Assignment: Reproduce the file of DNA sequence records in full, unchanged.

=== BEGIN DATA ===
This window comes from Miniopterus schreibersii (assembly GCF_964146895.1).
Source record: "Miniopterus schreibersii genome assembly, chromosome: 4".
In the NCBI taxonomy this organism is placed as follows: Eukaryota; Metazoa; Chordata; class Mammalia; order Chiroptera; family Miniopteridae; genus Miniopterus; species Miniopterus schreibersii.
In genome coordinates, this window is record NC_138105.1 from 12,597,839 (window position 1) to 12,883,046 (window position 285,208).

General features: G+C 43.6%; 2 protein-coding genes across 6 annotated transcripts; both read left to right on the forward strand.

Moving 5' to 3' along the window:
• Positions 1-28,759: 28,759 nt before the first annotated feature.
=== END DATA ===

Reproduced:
This window comes from Miniopterus schreibersii (assembly GCF_964146895.1).
Source record: "Miniopterus schreibersii genome assembly, chromosome: 4".
In the NCBI taxonomy this organism is placed as follows: Eukaryota; Metazoa; Chordata; class Mammalia; order Chiroptera; family Miniopteridae; genus Miniopterus; species Miniopterus schreibersii.
In genome coordinates, this window is record NC_138105.1 from 12,597,839 (window position 1) to 12,883,046 (window position 285,208).

General features: G+C 43.6%; 2 protein-coding genes across 6 annotated transcripts; both read left to right on the forward strand.

Moving 5' to 3' along the window:
• Positions 1-28,759: 28,759 nt before the first annotated feature.